Opt rdgs-Web 2.0 + embedding
Web 2.0 and Embedding Content
Most online course environments, like Moodle or Blackboard, have a variety of great interactive tools, such as discussion boards, wikis, surveys, etc. There are also tools like this available on the Internet that you can include in your course. Often the tools available through third-parties, such as Google, are more full-featured than those found in online course enivronments.
Tools that are Internet-based (reached through a browswer not from a program on your hard drive) and that allow users to interact with content and other people are called Web 2.0 tools.
Web 2.0 is a new type of technology that allows all kinds of activities to be done inside a web browser. The idea of Web 2.0 -- also called the Read/Write Web -- is that you can create web pages, interact with people, make multimedia presentations, and more easily without having to know HTML or computer programming. One of the great things about Web 2.0 is that whatever you create is stored on the web and can be accessed and edited from any Internet-connected computer.
Source: Dr. Michael Wesch; all rights reserved
As you are looking at Web 2.0 tools, keep your instructional goals in mind. What do students need to accomplish? How will they demonstrate that they have met those goals? What Web 2.0 tools can be used in this regard?
For your course, you may elect to use Web 2.0 tools or not. If you are new to the online learning platform you are using or tend to feel overwhelmed by all the options that technology presents, you can certainly stick with the tools that are there. For those who want to explore Web 2.0 tools in more depth, a listing of tools is presented below.
Here are some of the most popular categories of Web 2.0 tools with a variety of exmaples for each. (Many of these are built-in to various online platforms. Sometimes they are not as full-featured within some platforms though. If that is the case, you can always use a 3rd party tool like the ones listed.)
Wikis are groups of web pages that are quick and easy to create, add to, and edit.
Wikis can be used to create your own web page, to host an online course (like this one), or to gather and store information about almost any topic
Blogs (or web logs) are a way to keep an online journal. People keep blogs on every topic imaginable, from education to politics to personal interests, like sports, cooking, and music. In education, blogs are fast becoming one of the best ways to further your own professional development.
The main differences between blogs and wikis is that blogs are usually written by one author or a small group (while wikis are built and edited by large groups who may not even know each other). Also, blogs are displayed in chronological order, with the most recent entries posted at the top.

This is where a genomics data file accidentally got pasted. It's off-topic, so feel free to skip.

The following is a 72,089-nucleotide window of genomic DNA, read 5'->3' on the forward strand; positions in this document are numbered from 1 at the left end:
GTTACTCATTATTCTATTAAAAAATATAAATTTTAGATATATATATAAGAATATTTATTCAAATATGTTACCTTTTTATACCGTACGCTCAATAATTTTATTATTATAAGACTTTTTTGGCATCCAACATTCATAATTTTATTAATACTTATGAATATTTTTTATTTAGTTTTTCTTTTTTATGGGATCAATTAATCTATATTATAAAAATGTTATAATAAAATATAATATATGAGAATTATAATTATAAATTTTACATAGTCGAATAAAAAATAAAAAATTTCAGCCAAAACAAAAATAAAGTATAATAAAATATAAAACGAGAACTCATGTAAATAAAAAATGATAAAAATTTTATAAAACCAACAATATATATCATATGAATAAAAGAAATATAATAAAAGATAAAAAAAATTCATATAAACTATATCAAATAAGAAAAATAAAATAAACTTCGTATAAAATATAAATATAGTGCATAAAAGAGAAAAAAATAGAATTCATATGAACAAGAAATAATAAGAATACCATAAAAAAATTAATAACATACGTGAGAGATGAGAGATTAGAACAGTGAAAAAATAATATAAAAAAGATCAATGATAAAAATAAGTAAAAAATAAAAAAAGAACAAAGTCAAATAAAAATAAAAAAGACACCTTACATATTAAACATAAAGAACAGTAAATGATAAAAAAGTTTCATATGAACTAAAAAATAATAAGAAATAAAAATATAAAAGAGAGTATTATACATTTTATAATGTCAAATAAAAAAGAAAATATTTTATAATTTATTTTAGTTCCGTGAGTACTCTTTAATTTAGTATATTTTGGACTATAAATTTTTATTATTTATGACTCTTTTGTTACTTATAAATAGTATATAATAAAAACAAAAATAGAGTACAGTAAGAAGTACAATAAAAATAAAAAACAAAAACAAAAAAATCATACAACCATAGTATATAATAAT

To read blogs:
To write blogs:
Social networks are technology-facilitated groups of people who have common interests. Examples you may be familiar with are MySpace and Facebook. The whole point of social networks is to connect with other people (your "friends") and exchange thoughts and ideas.
Some of the things you can do on many social networks include setting up a page, keeping a blog, have a comment "wall" (this is a place where friends can write you notes), post videos and audio clips, join groups, post on a forum (for the whole community), comment on other people's posts.
General social networks
Education-related social networks
Document sharing is a way to create and share word processed documents, spreadsheets, and presentations entirely online. (This can be for your own use; you don't have to share the documents.)
What's great about this is that you don't have to have any software (like Word, Excel, or PowerPoint) installed to your computer, and you can access your documents from anywhere.
Social bookmarking is a way to store, organize, and search all your Internet bookmarks using tags. Tags are words you choose to describe something.
With social bookmarking, you can also share your set of bookmarks, either with a small group or with the public at large.
Social bookmarks are better than old bookmarks in your browser because you can access them from any computer and you can share with others.
These tools enable interactive digitial storytelling with text, pictures, audio, and video.
Multimedia editing tools
These tools let you edit and convert multimedia files, like photos, audio, and video.
This list just scratches the surface of what is available. Post your own favorites and how you use them as a comment or edit this page and add them here.
Then as you think about these tools and incorporate them into your own materials, post a comment with what you used, why, and what you hope to accomplish with it.
One thing to keep in mind with online course content is that the more you can keep students "in the course," the better. Displaying content in your course framework, rather than sending students out to another program or another website, will help preserve the context and minimize distractions.
Here are a few ways you might do this. First, if you are creating content to share with students, create it in a page right in your course rather than putting it in a Word or PowerPoint document or other file.
Finally, if you are including a web-based video (e.g. YouTube), PowerPoint, or Web 2.0 tool, look for an embed code and embed it into your course. Generally, to do this, you'll need to copy the embed code and paste it into an HTML editor in your course. (The specifics may vary depending on the tool you're using.)
Here is an example of an embedded PowerPoint (from Slideshare). Much nicer than sending students out to PowerPoint, which they may not even have!
Source: Jason Rhode; all rights reserved
For more information, the School of Ed also has a whole course on using Web 2.0 and social media to encourage deeper learning with lots more information this topic.